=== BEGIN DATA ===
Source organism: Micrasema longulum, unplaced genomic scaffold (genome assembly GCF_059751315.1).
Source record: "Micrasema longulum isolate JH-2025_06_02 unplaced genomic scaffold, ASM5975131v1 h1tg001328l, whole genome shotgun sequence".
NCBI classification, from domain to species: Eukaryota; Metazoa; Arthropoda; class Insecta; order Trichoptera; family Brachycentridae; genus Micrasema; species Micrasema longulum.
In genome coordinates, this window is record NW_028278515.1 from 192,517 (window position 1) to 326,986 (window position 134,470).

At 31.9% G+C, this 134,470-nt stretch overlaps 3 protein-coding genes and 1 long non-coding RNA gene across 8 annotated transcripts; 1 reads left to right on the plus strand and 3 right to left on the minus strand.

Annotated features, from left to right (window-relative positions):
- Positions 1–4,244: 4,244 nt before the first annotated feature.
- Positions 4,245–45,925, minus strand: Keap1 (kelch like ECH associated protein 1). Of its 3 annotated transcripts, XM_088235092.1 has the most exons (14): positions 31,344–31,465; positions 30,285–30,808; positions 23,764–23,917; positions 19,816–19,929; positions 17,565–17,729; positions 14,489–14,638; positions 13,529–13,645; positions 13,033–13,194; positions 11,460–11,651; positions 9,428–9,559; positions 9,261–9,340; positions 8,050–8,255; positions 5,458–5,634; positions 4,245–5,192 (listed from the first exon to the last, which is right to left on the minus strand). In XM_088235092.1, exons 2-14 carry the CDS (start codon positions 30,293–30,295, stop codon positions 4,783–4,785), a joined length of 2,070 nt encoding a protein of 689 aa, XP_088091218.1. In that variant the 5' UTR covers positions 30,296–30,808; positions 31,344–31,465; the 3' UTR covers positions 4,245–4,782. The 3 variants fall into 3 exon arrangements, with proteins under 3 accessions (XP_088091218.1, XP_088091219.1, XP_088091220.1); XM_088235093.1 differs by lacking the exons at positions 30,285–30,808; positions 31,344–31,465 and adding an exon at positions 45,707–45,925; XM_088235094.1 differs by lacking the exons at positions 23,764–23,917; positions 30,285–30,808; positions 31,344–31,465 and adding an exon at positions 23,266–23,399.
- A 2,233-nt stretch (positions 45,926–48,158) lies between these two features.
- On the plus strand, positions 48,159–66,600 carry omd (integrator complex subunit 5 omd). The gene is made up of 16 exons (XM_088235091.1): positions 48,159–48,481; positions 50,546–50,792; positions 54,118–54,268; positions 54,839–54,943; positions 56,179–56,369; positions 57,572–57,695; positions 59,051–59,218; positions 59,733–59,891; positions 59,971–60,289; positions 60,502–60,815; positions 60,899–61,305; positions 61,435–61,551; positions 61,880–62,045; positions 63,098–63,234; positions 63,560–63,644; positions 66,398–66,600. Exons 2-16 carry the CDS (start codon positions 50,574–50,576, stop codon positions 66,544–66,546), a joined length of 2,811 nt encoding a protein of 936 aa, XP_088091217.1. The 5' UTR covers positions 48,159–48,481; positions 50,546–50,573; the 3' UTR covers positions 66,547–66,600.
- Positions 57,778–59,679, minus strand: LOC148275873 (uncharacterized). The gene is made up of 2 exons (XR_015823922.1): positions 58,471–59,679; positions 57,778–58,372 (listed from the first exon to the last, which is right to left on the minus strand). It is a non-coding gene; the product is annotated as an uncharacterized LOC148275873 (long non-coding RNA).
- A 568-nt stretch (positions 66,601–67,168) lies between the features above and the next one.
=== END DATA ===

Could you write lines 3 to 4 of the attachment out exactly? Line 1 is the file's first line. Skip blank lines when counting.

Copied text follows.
NCBI classification, from domain to species: Eukaryota; Metazoa; Arthropoda; class Insecta; order Trichoptera; family Brachycentridae; genus Micrasema; species Micrasema longulum.
In genome coordinates, this window is record NW_028278515.1 from 192,517 (window position 1) to 326,986 (window position 134,470).